Ever go to an open mic and have the owner of the venue chase after someone with a machete? I couldn't make up better fiction if I tried. Tonight I tried to go check out a new open mic venue in a nearby town (location purposely undisclosed) but never saw the stage.
I got there early to "get on the list." The host told me I was lucky he was gonna let me perform even though I had not called him earlier in the day. He was gonna "squeeze me in". When I asked him how many poems I would be able to read, he said, "Probably only one. Too many people on the list now that you have been added!" That's right my tardy arrival will ruin things for everyone! Rule #1 about open mic-ing: DONT BE LATE.
The open mic host or MC is a unique beast: moody, powerful, by turns generous and cruel. One night the beast will bite your head off in front of a packed house, another night he or she will sing your praises and give you the primo spot. Arriving late to an open and asking too many questions are both moves that are guaranteed not to endear you to the MC. I had been put on notice. I knew I had to be on my best behavior.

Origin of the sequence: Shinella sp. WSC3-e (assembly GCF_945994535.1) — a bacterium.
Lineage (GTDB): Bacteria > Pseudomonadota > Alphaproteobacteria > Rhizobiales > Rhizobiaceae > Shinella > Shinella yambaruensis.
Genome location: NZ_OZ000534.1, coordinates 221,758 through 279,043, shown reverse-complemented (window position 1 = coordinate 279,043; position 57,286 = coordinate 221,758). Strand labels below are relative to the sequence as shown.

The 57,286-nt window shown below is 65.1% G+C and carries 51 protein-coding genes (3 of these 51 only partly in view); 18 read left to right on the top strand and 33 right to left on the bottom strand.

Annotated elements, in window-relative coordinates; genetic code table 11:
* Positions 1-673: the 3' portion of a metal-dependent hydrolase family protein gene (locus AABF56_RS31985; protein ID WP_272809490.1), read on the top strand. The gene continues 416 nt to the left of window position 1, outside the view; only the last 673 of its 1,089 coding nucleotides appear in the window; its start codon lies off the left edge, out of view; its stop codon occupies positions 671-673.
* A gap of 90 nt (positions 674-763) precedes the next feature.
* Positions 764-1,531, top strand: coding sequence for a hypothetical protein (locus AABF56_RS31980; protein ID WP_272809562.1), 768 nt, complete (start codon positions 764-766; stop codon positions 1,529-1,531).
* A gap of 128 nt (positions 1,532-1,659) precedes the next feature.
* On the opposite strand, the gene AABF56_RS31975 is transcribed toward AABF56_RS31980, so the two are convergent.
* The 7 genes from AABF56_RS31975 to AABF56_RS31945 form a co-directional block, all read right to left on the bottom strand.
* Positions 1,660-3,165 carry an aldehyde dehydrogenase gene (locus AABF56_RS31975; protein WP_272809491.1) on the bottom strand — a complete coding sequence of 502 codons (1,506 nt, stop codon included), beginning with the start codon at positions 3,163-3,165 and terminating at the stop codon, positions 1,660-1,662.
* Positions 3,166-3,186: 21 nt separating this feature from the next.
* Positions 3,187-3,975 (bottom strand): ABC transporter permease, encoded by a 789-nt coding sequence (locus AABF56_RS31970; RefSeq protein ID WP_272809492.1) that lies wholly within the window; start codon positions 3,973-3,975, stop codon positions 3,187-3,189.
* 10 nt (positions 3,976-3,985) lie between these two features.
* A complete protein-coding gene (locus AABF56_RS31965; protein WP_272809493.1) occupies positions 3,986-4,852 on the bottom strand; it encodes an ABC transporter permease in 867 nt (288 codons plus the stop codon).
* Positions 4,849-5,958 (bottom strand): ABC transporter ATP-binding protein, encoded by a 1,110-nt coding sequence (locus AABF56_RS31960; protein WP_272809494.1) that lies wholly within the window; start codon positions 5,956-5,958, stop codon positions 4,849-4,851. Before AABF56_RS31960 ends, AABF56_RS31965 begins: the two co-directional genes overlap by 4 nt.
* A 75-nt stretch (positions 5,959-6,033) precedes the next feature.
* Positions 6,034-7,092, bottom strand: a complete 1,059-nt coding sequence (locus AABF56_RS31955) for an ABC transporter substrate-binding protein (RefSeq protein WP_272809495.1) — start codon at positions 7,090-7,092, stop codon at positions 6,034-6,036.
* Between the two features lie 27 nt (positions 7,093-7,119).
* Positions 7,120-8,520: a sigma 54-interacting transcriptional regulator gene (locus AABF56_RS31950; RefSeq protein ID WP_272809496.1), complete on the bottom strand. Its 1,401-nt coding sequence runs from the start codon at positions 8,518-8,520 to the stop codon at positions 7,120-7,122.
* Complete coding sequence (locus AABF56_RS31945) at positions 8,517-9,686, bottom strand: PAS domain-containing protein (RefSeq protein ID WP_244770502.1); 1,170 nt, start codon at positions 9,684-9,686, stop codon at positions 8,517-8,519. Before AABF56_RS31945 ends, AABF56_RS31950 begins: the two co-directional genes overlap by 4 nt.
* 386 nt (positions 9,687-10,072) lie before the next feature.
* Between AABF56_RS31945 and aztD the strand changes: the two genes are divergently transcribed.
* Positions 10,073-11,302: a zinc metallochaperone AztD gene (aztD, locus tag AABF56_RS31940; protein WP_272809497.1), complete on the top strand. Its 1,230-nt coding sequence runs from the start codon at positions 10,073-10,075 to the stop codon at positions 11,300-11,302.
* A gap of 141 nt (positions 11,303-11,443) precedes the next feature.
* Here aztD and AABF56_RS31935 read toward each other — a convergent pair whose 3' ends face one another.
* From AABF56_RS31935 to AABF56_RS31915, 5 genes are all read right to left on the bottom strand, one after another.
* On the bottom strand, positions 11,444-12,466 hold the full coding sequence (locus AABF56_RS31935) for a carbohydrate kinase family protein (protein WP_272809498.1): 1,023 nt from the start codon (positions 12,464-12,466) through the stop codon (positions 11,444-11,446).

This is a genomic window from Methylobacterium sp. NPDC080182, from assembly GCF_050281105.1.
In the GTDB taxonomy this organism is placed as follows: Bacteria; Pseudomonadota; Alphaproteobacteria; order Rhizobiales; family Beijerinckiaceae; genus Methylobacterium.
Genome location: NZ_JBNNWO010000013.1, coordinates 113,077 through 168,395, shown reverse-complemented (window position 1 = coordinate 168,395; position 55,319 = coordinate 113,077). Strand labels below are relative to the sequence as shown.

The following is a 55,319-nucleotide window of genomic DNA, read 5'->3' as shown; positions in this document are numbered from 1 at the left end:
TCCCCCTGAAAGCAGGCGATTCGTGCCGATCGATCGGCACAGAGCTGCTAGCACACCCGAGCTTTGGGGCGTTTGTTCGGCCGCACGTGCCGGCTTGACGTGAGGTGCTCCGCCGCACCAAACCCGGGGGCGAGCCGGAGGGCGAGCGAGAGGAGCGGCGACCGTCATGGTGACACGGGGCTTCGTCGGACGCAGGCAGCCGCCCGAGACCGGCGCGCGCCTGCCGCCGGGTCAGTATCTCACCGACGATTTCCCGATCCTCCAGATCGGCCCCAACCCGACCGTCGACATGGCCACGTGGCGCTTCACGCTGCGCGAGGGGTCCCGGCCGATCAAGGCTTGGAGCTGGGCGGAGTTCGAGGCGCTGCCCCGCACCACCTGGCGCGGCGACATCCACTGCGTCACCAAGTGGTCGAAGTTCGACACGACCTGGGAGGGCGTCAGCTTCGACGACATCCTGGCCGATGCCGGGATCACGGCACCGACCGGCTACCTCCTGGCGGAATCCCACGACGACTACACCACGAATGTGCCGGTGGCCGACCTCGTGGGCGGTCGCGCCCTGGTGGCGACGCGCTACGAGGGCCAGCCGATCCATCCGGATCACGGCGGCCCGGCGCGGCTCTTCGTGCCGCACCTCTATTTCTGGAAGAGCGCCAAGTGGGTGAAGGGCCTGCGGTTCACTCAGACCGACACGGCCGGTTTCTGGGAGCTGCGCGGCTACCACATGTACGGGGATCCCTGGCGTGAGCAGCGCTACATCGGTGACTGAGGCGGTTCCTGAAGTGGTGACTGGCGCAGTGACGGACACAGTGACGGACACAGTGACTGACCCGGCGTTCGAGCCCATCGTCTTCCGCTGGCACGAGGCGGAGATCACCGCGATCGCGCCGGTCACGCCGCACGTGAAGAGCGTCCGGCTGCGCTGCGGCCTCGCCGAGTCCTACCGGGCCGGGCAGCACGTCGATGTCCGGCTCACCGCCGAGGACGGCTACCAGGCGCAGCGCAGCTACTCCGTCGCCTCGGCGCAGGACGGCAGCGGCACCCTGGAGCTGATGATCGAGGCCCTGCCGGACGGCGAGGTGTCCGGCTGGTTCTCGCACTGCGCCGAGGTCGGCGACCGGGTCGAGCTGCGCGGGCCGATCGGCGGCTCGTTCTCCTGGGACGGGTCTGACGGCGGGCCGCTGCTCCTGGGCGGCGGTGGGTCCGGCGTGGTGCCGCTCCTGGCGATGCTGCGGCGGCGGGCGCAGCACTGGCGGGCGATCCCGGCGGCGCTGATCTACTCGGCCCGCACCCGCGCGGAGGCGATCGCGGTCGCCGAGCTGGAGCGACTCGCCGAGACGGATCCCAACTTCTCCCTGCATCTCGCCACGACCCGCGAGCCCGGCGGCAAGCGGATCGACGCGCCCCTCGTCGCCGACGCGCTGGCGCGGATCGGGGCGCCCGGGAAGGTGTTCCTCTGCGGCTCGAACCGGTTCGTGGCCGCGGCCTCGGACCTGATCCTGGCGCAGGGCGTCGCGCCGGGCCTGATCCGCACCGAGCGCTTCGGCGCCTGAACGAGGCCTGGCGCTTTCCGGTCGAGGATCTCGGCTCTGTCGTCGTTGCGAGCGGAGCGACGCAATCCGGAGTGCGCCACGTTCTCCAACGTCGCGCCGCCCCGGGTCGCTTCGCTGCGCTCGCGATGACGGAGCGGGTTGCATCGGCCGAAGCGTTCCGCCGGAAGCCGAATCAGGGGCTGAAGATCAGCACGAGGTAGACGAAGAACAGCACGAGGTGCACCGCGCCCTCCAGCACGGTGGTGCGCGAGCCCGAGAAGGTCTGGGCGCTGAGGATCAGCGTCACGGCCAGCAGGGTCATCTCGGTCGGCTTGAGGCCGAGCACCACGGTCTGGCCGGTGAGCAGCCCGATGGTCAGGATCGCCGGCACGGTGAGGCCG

So I tried. I sat quietly in a corner of the restaurant perusing the menu while calculating the effect my leaving and coming back right before stage time would have on my relationship with the MC when a heated argument broke out amongst the workers. A strike about unfair wages? A debate about the best way to make tonight's special? I had no way of knowing as their highly accented English was not entirely comprehensible to an outsider like me. The argument ended and a woman sat nearby with puffy eyes looking sad and angry. Another woman came and led the girl out onto thte street to wait for someone.
Not wanting to embarass her, I tried to appear disinterested. My facade however was quickly shattered when a man came running past me with a cutlass as long as a yardstick but much sharper. WTF?
The rest of the people, who apparently were privy to the true state of affairs, had already run out of the restaurant. This left me and one kitchen cook to fend for ourselves while the machete wielding man stood in the doorway of the eatery slashing his huge knife in the air at the people outside. About 6 feet separated me and the crazy man. The cook was safely esconced behind a tall counter. Lucky her.
I would like to say I went running screaming from that place, never to return. After all, nobody wants to risk losing an arm for a ten-minute spot in an open-mic, right? Or that I wrestled the man to the ground and retrieved the weapon thus saving everyone.
The true ending to this stranger than fiction account is much less spectacular. I merely edged my body towards the kitchen door to place some distance between the madman and me, scanned the joint for other exits and proceeded to discuss with the cook which of the items I had ordered were missing. Stuck around long enough to pay for my food and make sure the knife had been wrestled away from the man (by none other than the MC! All that attitude is good for soemthing it seems) and the exit was clear. Then I left.